My parents both loved cooking, particularly my dad. But both my parents worked so they couldn’t cook as much as they wanted. We always sat down together and ate together in the evenings. Nigel is so good with words. Food writing in the UK was a little bit antiseptic.
Diana Henry mentioned MFK Fisher- she’s so good on France.
You still read books?
This flat is 90% books and 10% wine.
Where are all your cookbooks?
In the hall. I also have three boxes of cookbooks currently waiting a shelving system.
How do you find which book?
Felicity gestures to an area on the bookshelves…
This is all Italian and this is baking…
So it’s by subject. Not alphabetical.
My French collection was initially a lot smaller; now it is a lot bigger. I get a lot of books. I really like old stuff. I do get sent books but I buy some of them.
I’ve colour-coded mine. I can’t find anything. But it looks nice and tidy.
Probably the general cookery section gets a bit neglected.
Felicity picks up a small brown round package.
This is a washed rind cheese in walnut liqueur. It cost £17. I’m maturing it here on this shelf.
Any ambitions for the future?
I would like to write a novel.
This book was quite a good practice for it.
Yes, it was a different discipline from journalism or cookbooks. But nothing major really. Just to be happy.
Have you achieved most of your ambitions do you think?
I was on the front page of the Guardian with Donald Trump last week. I never thought that would happen. I’m not a hugely ambitious person. I’m quite content with my life; it’s pleasurable.
Croissants and Butter
We discuss the croissants we are eating…
Where are these from?
It’d be good to get these early, then go to Paris, get on the Eurostar and do a comparative, and see how they stack up. I ate some really great croissants in Paris. I didn’t want it to be the best but they were streets ahead.
This is nice texturally but maybe not a lot of flavour.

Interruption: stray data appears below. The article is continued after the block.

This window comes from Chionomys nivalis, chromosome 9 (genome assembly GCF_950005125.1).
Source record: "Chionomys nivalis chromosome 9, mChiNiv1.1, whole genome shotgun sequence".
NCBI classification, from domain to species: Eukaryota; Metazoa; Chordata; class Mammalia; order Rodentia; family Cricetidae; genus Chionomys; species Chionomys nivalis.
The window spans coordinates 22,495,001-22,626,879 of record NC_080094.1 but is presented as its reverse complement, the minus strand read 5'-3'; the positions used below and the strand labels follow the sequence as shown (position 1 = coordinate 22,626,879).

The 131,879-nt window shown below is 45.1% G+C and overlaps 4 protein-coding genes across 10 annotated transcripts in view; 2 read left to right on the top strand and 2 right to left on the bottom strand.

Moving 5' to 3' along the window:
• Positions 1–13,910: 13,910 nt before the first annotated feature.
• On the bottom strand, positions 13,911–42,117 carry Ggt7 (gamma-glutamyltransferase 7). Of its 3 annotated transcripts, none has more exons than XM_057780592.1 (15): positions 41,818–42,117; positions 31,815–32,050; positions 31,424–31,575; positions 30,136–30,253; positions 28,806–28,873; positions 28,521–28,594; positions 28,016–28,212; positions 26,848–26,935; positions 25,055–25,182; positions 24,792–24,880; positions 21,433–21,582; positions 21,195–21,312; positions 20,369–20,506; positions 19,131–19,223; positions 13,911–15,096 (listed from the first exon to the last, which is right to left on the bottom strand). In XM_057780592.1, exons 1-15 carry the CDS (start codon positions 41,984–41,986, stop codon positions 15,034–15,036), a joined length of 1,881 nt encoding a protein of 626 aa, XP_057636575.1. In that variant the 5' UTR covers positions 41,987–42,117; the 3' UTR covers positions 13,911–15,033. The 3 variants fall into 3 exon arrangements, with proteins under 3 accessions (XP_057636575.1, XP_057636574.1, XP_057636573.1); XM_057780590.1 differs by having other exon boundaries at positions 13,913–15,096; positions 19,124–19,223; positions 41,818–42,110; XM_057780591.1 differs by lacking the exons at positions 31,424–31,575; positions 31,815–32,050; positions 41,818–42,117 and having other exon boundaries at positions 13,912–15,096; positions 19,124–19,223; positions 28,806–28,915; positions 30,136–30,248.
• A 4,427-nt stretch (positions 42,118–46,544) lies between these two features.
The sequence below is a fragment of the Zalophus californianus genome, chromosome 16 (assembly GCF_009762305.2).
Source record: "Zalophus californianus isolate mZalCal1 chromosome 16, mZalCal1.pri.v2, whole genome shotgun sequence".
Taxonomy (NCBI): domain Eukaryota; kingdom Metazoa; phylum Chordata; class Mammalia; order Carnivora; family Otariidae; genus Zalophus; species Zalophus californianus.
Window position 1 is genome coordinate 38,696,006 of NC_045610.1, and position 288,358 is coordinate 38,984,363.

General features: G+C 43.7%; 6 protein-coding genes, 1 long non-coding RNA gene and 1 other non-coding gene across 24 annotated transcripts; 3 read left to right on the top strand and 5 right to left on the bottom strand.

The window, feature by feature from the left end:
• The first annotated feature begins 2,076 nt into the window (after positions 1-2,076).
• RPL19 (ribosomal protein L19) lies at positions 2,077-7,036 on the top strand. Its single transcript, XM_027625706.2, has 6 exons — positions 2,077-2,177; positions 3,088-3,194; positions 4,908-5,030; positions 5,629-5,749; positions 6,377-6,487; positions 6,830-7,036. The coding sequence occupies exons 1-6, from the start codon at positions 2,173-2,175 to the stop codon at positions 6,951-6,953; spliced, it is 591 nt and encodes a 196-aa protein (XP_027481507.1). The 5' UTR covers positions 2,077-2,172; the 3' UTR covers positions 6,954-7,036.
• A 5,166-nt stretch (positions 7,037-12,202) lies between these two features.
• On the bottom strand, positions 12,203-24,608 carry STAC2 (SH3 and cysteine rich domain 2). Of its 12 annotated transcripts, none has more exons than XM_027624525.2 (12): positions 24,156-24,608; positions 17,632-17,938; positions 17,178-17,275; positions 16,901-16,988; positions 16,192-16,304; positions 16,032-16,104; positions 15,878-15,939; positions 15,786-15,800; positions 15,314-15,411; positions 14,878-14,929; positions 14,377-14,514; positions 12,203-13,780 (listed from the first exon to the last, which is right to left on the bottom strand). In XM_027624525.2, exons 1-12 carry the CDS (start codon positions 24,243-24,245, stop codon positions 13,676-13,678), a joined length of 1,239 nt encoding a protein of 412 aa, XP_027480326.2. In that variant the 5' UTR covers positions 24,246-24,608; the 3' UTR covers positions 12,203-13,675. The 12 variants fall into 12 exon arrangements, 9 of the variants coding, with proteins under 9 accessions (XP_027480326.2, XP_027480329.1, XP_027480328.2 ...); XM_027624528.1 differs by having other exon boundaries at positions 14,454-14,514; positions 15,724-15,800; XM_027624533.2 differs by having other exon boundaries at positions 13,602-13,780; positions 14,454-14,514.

I like to have something buttery rather than flavoursome. I don’t like the sweetness and saltiness to be too pronounced.
Structurally, it’s beautiful.
It’s also a bit squidgy in the centre. Some places the lamination is so perfect, there is air throughout, so in fact it dries out. When I go to Au Pain de Papy, I find myself speaking French, the atmosphere is so French. Everyone in there is French; it smells French.
Ottolenghi’s have more flavour. They are bigger. Ottolenghi worked as a pastry chef for the first five years in Jerusalem. He cares about the croissant.
I wonder what butter they use and whether that makes a difference? I want to try your recipe.
I was so dumbfounded but it works really well. Why would anyone make their own? But the publishers said you must have a recipe. You could use French butter. Our unsalted butter tastes different from French ‘doux’ butter.
I went to the butter museum in Cork. They gave me a book about the butter trade and how it links into the West Indies.
American butter has a lower butter fat percentage. I don’t know whether it’s the breed of cow they use.
They whip air into it.
British butter is not that different from other European butter.
I thought I’d have to borrow someone else’s kitchen to make the croissants as there wasn’t enough room but actually I just managed. You have to be there every 30 minutes to do the rolling. But it wasn’t that difficult.
- 100 g strong white flour
- Pinch fast-action yeast
- 100 ml tepid water
- 500 g strong white flour
- 10 g fast-action yeast (or 20g fresh yeast)
- 1 tsp fine sea salt
- 50 g caster sugar
- 150 ml tepid water
- 100 g unsalted butter, room temp, cut into small pieces
- 330 g unsalted butter, cold
- 1 egg, beaten with a little water
For the starter
- Start the night before, combine the 100g strong white flour with a pinch of yeast and 100ml tepid water. Cover with a tea towel and leave at room temperature overnight
For the croissant dough
- Tip the remaining 500g of strong white flour into the bowl of a food mixer, along with the remaining yeast, salt and sugar. Using a dough hook, combine then add the starter mixture.